Former Manchester United manager Sir Alex Ferguson has described the late George Best as "a very gentle lad gripped by shyness", adding that the Belfast man's funeral in 2005 had the feel of a state occasion.
Ferguson's revealing comments about the former Manchester United and Northern Ireland hero are made in his much talked about autobiography which is in shops now.
The ex-United boss was a huge fan of Best the player, but admitted he was worried by the insecurity George showed away from the pitch.
Ferguson wrote: "In November 2005, we lost George Best. He was a very nice bloke, George, a very gentle lad, a bit nervous somehow. Nervous to talk to you.
"He had an insecurity about him that worried you.
"I remember sitting in a bar in Japan with him once – he was with his girlfriend – and he could hardly talk. He seemed gripped by shyness."
Ferguson attended Best's funeral in 2005 when it was estimated 100,000 people lined the streets of Belfast to pay their respects.
The funeral service took place at Stormont before Best (59) was buried beside his mother Ann at Roselawn Cemetery.
He recalled looking at George's dad Dickie, who has since died.
"The funeral was huge and sad and wonderfully orchestrated by the city of Belfast. It had the feel and grandeur of a state funeral," wrote the Scot. "I remember looking at George's father, a wee, humble man and thinking: 'He produced one of the greatest players of all-time'. A small man from Belfast, a quiet man. You could see where George got his reticence."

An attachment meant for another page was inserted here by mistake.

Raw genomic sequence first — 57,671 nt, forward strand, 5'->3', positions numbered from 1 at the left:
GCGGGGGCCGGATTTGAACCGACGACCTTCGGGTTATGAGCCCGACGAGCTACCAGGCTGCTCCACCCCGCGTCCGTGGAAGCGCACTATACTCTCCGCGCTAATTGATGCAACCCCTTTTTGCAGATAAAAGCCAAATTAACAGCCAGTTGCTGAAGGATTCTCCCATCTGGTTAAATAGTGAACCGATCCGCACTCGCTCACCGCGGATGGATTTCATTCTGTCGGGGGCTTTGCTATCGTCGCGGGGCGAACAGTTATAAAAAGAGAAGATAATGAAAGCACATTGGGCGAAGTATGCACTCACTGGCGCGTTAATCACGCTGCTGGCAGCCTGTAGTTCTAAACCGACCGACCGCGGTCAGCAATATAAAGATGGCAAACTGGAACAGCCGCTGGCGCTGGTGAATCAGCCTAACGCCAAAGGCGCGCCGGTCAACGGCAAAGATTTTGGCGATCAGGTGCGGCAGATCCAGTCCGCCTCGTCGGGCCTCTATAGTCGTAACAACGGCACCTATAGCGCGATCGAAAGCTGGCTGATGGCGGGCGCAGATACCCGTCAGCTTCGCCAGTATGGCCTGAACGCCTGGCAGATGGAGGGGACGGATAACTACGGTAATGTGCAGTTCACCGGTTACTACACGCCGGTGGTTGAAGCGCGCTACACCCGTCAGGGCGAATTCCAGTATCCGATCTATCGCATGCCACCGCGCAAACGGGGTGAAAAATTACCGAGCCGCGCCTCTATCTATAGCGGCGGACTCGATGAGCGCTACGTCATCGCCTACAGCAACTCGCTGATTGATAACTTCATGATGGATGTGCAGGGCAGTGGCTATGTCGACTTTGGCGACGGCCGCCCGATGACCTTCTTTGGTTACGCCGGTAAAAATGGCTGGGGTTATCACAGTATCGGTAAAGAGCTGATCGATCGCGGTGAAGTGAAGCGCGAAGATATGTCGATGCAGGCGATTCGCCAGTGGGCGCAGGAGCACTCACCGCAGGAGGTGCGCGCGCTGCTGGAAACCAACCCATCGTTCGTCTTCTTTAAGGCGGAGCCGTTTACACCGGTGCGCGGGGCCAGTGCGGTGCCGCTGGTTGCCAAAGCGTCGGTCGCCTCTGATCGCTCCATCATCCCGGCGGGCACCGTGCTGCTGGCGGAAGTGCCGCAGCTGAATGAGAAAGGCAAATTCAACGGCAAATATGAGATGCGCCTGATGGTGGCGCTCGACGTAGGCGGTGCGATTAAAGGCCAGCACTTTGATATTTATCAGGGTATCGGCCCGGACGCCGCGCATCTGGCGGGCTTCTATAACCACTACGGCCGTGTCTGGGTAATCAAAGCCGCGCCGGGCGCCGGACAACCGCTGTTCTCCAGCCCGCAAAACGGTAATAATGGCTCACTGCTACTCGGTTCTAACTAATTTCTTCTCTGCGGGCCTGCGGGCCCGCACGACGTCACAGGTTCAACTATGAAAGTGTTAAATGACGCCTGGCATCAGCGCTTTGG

In Alex Ferguson: My Autobiography, published by Hodder and Stoughton, Ferguson talks about the fascination the public had for maverick characters and players like Best, who he said was more intelligent than many gave him credit for.
"The football public is basically working class, and for some reason they like people who are flawed. Best. (Paul) Gascoigne, Jimmy Johnstone. They see reflections of themselves in these imperfect heroes. They understand the frailty," said the former United boss, who is now a club director.
"George could have had a good life after football. He could have coached young players, but perhaps lacked the personality to be a tutor. A fact about George that few recognised is how intelligent he was."